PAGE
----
HE.S.T.A.F.T.A. - Scientific Society of Mental Health Professionals


  • Katia CharalabakiPsychiatrist, Family Psychotherapist, coordinating director of Family Therapy Unit of Attica Psychiatric Hospital

In his preface to the book of Virginia Ioannidou, Hans Jellouschek notes: “Virginia Ioannidou has written a book for the general public as well as for psychologists, therapists and counsellors who deal with couples and wish to provide some effective help.”

A tall order, I would say, and one with a visible risk of the author wavering between simplifi­cation and an abstruse language. The important thing is that the book of Virginia Ioannidou is admirably balanced: simple and lively for the general public and at the same time me­thodically scientific, and introducing knowledge, insights and bibliography not always known in Greece. Personally, and despite my many years of involvement (theoretical and practical) with couple therapy, I did learn new things (especially from the German experience).

The book is sensitive and not at all “didactic” (the author does have a view but does not impose it) in its approach of this most intimate of adult relationships—that of a couple. As for its moral stance, it is one of respect for individuals and institutions in all their difference.

Thus none of the two aspects (scientific-popular) undermines the other. As Picasso said, “Art is to say difficult things in an easy way”. In this sense, Virginia Ioannidou has “practised art” in this book.

To go back to the title, when couple therapy first emerged, in Britain and the USA it was called “marital therapy”. This contained a prejudice from the outset, since (a) it focused on married couples, and (b) it suggested a “normative” approach to couples based on the family models of the West in the second half of the twentieth century. Virginia Ioannidou, however, not only talks simply and openly about “couples” but also uses the interesting term “multipartiality”.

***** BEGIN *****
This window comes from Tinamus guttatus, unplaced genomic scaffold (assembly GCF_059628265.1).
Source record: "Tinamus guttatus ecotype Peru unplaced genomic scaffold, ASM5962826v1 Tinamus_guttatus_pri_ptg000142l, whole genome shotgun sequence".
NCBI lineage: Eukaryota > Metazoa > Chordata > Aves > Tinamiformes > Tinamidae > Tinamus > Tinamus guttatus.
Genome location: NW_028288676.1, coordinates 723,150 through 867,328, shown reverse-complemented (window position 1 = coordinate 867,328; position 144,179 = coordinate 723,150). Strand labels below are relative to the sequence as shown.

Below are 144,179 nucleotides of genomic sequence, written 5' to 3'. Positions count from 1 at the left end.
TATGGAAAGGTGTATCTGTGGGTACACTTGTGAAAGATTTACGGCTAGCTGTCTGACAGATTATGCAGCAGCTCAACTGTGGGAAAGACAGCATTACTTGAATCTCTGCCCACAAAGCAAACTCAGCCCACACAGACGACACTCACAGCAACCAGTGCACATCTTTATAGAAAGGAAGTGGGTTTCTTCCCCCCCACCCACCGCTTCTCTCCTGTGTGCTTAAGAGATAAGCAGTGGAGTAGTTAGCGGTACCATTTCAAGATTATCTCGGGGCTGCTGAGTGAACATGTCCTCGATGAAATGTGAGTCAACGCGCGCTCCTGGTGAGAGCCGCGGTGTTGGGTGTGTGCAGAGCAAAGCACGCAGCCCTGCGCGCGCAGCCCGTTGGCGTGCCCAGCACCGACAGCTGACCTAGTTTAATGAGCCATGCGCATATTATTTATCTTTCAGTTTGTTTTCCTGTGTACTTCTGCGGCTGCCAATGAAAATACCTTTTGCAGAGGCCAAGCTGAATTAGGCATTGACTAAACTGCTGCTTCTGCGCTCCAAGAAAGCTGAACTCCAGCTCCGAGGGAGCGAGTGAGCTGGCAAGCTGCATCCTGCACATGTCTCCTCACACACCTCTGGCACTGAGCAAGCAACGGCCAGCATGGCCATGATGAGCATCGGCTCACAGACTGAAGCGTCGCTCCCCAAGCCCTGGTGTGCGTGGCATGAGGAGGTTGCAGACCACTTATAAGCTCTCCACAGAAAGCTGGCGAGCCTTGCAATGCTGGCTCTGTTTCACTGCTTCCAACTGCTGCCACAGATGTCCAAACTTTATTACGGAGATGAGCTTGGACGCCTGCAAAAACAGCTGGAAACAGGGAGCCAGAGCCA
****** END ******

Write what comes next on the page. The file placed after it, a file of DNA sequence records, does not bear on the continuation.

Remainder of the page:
I shall stop at two words in the title,  techni [art]  and  _syntrofos [partner; companion], _ and pursue some mental associations.

Art is man’s free creative expression through works that heed certain aesthetic rules. And an artwork is a creation of an aesthetic character as opposed to practical, utilitarian creation.  Technognossia,  or knowhow, soon went beyond its original reference to craftsmen, carpenters or metallurgists to signify the way, the means for carrying out a task. In Plato art denotes the systematic artistic creation (distinguished from science), and the fine arts are those which aim at aesthetic expression and the satisfaction of good taste.

To Virginia Ioannidou the art of being a couple involves both:  aesthetic expression/   _satisfaction of good taste _ and  knowhow. Similarly, couple therapy requires knowhow but needs to become an art in order to be authentic.

The everyday usage of the term ‘art’ has the same two aspects, suggesting a popular multi­partiality: “back to my old art [=craft, tricks]” (the patterns in a couple); “martial arts” (that flourish in both symmetrical and complementary couples); “paucity devises arts [=ways out, tricks — the equivalent of “necessity is the mother of invention”] (promotes empathic understanding between partners, or can be an incentive for couple therapy).

Art is the “tango” of a couple’s common life, as is the art of swimming (union with the primordial mother, but also a struggle for survival against waves or sharks).

The second word is  syntrofos,  [syn+trogo, ‘eat together’], which suggests a close relationship with someone — friend, supporter. A life partner (the one we choose to be together in life, in marriage or otherwise); the one with whom we have sexual relations; but also an unpleasant, unwanted partner (“sorrow has become his permanent companion”).

The Greek term  syntrofia  was used in recent times to translate the French  compagnie  (a commercial house or company since the 16th c.; earlier, a military unit). It was also established as the form of address among the members of communist, socialist and other parties  (camarade, comrade, compagno, compañero, kamerad-genossen).

Virginia Ioannidou’s  The Art of Being a Couple  is ultimately an informative book about the types and forms of life as a couple, its hardships, dysfunctions and crises (autonomy-companionship, power patterns, psychological games, relations with the original families, the couple in the life cycle, sexuality, extramarital relationships, separation-divorce, reconstituted families) as well as about couple therapy and mediation. In addition to making interesting reading, it has the useful traits of a “textbook”.


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